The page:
A 5.8 magnitude earthquake rocked the Washington-Baltimore area Tuesday afternoon, shaking office buildings, sending residents and workers scrambling and snarling traffic along one of the nation’s busiest corridors. No major damage or injuries were reported in Central Maryland.
"Stuff fell from the ceiling," said Maria Stark, an Under Armour employee from Ellicott City who was in her office in the Tide Point area on Baltimore’s Inner Harbor. She said there were two shakes and after the second one, a supervisor ordered employees out. She said she thought, "'I'm getting out of Dodge.'"
Maryland State Police said they had no reports of serious injuries as a result of the temblor that hit around 2 p.m. Tuesday, Aug. 23. All Maryland State Police barracks reported feeling the quake, a rare occurrence in the Mid-Atlantic.
The quake shook a four-story building in which more than a dozen Patch editors were gathered for a meeting.
“I thought it might be terrorists,” said Patch Elkridge local editor Elizabeth Janney, noting the close proximity to the 10-year anniversary of 9/11. “I also didn’t know where to go. We don’t have earthquake education here. Maybe we should.”
The building shook for about 45 seconds and about 150 people flooded out of the Tide Point building complex occupied by Aol, Advertising.com and Under Armour on the Baltimore Inner Harbor.
According to the U.S. Geological Survey, the earthquake had a magnitude of 5.8, with the epicenter in Virginia.
The quake was reportedly also felt in Pennsylvania, New York and on Martha's Vineyard, where President Barack Obama was vacationing.
In Maryland, residents of College Park, Hyattsville, Catonsville and other areas reported feeling the quake.
Hillary Pennington, a Catonsville resident, said she was at home with her children and made them stand under an archway. She was watching her shaking teacups to see when it would stop.
Her son, Blake, asked her if another planet "just bumped into ours."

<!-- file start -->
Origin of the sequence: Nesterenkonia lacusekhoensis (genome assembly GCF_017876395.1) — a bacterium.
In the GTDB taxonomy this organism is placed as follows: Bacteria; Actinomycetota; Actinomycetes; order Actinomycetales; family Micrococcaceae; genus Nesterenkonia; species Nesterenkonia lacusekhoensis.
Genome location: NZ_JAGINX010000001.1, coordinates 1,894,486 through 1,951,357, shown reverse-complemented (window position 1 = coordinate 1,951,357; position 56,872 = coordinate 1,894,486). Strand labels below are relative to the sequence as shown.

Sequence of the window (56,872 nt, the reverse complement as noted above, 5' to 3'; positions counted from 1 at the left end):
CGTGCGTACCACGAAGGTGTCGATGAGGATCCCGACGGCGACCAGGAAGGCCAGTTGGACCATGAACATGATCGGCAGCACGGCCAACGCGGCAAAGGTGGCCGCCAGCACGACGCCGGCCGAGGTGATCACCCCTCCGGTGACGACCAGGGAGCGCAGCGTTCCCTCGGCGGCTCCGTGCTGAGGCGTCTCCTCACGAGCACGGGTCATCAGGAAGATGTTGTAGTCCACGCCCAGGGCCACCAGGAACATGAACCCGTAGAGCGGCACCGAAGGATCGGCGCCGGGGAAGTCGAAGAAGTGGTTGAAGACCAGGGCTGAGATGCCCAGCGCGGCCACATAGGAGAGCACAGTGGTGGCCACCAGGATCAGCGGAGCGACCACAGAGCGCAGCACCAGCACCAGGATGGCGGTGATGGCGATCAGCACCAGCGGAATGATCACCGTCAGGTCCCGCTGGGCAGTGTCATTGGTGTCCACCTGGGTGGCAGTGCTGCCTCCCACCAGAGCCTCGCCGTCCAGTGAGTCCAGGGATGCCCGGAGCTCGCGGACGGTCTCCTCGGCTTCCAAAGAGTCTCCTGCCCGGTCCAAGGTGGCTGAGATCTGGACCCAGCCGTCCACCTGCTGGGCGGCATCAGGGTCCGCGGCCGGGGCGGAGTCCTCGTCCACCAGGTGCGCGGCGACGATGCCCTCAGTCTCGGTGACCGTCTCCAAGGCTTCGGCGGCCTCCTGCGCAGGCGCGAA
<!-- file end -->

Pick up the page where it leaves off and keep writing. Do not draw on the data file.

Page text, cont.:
In Prince George's County, the earthquake sent students flooding outside after schools were evacuated. There were reports of structural damage at buildings in College Park, Hyattsville and Oxon Hill. The city of Laurel of reported no major structural damage but had inspectors checking public buildings throughout the city.
Tuesday’s earthquake disrupted cell phone service in East Montgomery County, but Montgomery County Fire and Rescue Service said it had not responded to any personal injury reports or structural damage.
Pepco and Baltimore Gas and Electric reported insignificant power outages, as did Washington Metropolitan Transit Authority (WMATA). Delays on Metro trains were likely, according to a release from the company.
No serious injuries or damage were reported in the Eldersburg and Sykesville areas although several residents reported how the quake affected them personally.
"I felt very strong rumbling in Carroll County,” said resident Carl Livesay. “It shook some pictures off the walls and lasted about a minute."
"I was in Shoppers (grocery store) in Eldersburg when the earthquake hit and the shelves shook,” said Eldersburg resident and Patch contributor George Welty. “It was scary. I thought someone was on the other side pushing them over."
Eldersburg resident Ben Dean said he had never had such an experience.
"Wow! House shook violently for at least a minute and everything is still trembling,” he said.
Howard County Public Schools closed for the day; one educational lab was said to have had structural damage. In a press release, Howard County government said police and fire personnel reported no serious incidents but the county activated its emergency operations center.
On Facebook, County Executive Ken Ulman said: “Major concerns are structural integrity of buildings and breaks in water/gas utility pipes. If you suspect a gas leak, evacuate and call 9-1-1.”
In Columbia, buildings along the downtown Lakefront were evacuated, including the American City Building.
On Twitter, some Elkridge residents shared plans to celebrate, including @jetlife41, who tweeted, "Earthquake party tonight," nearly two hours after the shock.
In Catonsville, no major reports of injuries or severe damage were reported. There were reports of a chimney collapse. UMBC students and faculty left buildings on campus as a precaution.
State troopers were in contact with local emergency operations centers and local law enforcement to coordinate efforts and respond to injuries to citizens or major damage.
State Police officials were also in contact with the Maryland Emergency Management Agency and other state officials, including Gov. Martin O’Malley, officials said.